We were given seats right next to where the dignitaries sit.  Arvind arranged for this from his mother’s bedside in Lucknow.  Our seats were the best in the house.  We actually got to sit on chairs and not on the steps. I sat back and observed the evening ritual of Aarti.  The ghat (steps and bank along the river side) was jam packed with worshipers.  In the middle of all this feverish devotion, there were small children selling flowers and candles and postcards, batteries,  henna, crayons used to decorate the elephants’ trunks, key chains, malas (prayer beads), books.  The kids don’t go to school though school is compulsory and completely free.  Instead, they have to work for their families.  One little girl, Sonia, was as bright as the full moon in the sky tonight and it pained me to see that she was not attending school.  She was a very pretty little girl about 8 years old. What sort of future would little Sonia have?  One can’t help but to fall in love with these children and wish a better life for them.

Bells clanging, huge lit candelabras, incense billowing from huge vessels, beautiful Brahmin boys, men, priests perform the ceremony.  They are dressed in beautiful rich silks.  They have red tikkas on their foreheads.  They stand on a platform which is a carpet of fresh orange marigolds..  The incense is getting stronger and fills the space.  The entire scene is intoxicating and soon we are all swaying to the sound of the music and the chanting and singing.  The Brahmins hold the lit candelabras and rock it, swaying in a lullaby, then making clockwise turns with the fire.  All elements are present in the ceremony:  earth, water, fire, air, and sky (space).  The full moon adds to the entire scene and I am wondering if this is real or it is a mirage?  Good night to the great mother, the river Ganga.  She flows sleepily as this is the dry period and it has not rained here in a while.  People are on boats by the hundreds watching the ceremony.  The hawkers do not let up.  I learn to tune them out.  The drumming, chanting, humming help me to be present, to focus.  Peacock feathers, milk, rice, saffron, turmeric, other spices and grains are used as symbols and offerings to the river in addition to the lit ghee candles sitting on a float made of roses and marigolds and lotus flowers. The Brahmin men now have marigold petals on their heads.  They offer the petals up to the sky.  It is raining orange petals.  We are experiencing this primeval ritual, this celebration of life in the soul of this very sacred city.  People come here to die.  To die in Varanasi is to reach liberation from the seemingly endless cycle of reincarnation.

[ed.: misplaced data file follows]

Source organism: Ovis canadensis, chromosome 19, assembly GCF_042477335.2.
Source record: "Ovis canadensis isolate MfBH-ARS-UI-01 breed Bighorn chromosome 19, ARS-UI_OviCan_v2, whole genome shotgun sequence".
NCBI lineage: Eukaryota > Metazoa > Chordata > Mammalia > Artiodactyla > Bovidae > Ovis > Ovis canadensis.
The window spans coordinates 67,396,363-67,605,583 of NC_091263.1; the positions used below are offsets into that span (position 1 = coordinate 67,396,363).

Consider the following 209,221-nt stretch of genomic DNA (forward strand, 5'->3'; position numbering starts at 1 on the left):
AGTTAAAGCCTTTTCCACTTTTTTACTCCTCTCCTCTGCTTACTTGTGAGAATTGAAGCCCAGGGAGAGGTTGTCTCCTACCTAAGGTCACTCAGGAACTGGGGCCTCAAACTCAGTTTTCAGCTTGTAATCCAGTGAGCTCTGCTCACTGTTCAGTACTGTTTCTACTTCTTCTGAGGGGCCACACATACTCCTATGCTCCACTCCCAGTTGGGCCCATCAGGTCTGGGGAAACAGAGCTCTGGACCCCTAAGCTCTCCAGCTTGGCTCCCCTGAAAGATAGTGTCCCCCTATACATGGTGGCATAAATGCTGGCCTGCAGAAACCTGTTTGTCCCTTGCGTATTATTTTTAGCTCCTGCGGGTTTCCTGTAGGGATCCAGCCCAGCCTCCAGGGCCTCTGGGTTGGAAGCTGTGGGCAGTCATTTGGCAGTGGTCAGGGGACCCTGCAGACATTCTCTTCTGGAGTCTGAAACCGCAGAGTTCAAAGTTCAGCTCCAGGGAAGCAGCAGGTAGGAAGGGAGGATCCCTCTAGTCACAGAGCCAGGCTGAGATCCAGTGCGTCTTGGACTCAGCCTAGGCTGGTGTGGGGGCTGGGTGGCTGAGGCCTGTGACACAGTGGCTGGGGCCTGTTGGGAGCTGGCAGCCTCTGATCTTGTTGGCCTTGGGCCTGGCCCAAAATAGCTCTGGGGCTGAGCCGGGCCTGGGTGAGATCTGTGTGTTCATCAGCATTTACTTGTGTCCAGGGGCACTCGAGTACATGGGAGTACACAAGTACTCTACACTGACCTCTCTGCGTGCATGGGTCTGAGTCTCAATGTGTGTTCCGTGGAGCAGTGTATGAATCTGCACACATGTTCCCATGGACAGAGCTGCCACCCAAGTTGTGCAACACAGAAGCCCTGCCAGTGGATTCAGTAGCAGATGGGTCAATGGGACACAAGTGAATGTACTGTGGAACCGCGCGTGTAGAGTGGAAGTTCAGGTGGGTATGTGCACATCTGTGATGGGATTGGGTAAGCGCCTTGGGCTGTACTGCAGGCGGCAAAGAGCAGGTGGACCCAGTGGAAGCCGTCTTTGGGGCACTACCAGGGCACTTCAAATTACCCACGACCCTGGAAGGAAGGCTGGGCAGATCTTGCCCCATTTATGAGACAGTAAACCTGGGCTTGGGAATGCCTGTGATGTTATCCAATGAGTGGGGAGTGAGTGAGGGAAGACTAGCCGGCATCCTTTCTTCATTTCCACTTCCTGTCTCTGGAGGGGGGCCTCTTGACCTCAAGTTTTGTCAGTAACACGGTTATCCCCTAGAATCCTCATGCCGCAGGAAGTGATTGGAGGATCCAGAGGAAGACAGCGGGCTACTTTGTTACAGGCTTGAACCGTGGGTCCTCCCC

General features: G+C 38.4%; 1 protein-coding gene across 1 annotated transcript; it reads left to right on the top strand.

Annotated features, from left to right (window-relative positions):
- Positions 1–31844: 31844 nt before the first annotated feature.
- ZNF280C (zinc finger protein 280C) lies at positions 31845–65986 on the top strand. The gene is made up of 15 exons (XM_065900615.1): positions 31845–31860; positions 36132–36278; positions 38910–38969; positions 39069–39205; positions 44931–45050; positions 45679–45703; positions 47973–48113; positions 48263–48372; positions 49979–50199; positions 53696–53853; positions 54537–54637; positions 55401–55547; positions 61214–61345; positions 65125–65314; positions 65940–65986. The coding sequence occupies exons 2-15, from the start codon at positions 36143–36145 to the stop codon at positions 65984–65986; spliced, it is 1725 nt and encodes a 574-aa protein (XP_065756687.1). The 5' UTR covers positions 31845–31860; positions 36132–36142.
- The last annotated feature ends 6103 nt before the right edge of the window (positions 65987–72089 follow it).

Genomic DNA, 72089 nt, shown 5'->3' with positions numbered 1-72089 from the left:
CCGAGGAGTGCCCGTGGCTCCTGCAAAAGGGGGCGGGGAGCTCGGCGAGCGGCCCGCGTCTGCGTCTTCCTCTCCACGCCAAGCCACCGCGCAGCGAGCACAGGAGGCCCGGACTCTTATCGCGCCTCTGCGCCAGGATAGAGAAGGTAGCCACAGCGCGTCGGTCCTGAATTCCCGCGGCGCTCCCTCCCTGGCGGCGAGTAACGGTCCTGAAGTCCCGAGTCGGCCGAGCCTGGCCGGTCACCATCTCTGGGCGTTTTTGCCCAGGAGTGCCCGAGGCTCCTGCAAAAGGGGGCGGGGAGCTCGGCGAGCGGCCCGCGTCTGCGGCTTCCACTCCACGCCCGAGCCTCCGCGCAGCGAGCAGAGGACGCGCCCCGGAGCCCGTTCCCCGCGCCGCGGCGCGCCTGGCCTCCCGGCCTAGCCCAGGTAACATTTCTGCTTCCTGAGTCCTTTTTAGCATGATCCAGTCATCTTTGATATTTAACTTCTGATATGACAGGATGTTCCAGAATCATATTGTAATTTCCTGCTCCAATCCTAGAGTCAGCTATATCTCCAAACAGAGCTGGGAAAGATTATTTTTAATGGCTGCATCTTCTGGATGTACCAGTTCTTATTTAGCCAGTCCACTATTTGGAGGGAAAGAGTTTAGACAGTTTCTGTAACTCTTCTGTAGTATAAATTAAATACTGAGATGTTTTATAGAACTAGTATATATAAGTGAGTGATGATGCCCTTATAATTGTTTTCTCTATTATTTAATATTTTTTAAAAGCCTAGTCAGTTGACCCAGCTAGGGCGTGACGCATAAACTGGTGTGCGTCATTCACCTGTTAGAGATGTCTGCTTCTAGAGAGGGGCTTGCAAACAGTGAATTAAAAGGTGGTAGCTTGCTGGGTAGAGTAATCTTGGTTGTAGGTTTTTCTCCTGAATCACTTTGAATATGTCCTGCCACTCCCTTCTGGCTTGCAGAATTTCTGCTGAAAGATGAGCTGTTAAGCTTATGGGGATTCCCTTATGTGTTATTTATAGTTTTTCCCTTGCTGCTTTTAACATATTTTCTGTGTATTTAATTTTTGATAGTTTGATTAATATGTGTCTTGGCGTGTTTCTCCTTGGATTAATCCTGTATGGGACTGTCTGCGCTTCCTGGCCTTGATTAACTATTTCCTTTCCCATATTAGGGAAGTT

Arvind arranged for our group to be have a singular experience.  The Brahmin priests  lead my group to the water’s edge where as a group we are blessed.  He lays a hand on our heads and asks us to hold a prayer in our hearts.  He prays in Sanskrit and prays that our prayers and hopes will be heard by the great mother, that she will bless us, hear us, protect us.

Together as a group, we hold a lit candelabra and together we turn it clockwise.  Together we hold a marigold mala (looks like a Hawaiian lei) and toss it into the water.  Together we hold tiny containers filled with herbs, milk, grains and offer them one by one  to the mother.  Then the priest lit our prasad (our holy offerings) which are our beautiful rose and marigold candle floats and and one by one, we gently place our lit floats into the water.  I feel myself giving Mother Ganges my prayer.  I pray for my sisters, Toni, who will have a mastectomy next Wednesday, and for Jeanie, who is in the hospital with Multiple Sclerosis complications.   One of my tears merges with the river, I know the Great Mother Ganga has heard my prayers.


One Response to “Varanasi: City of Light”

  1. Colleen Says:

    What a powerful image Fran. Your tear meeting with the holy Ganges! What better way to seal a prayer and its answer. I remember being there more than 20 years ago and it was a life changing experience for me.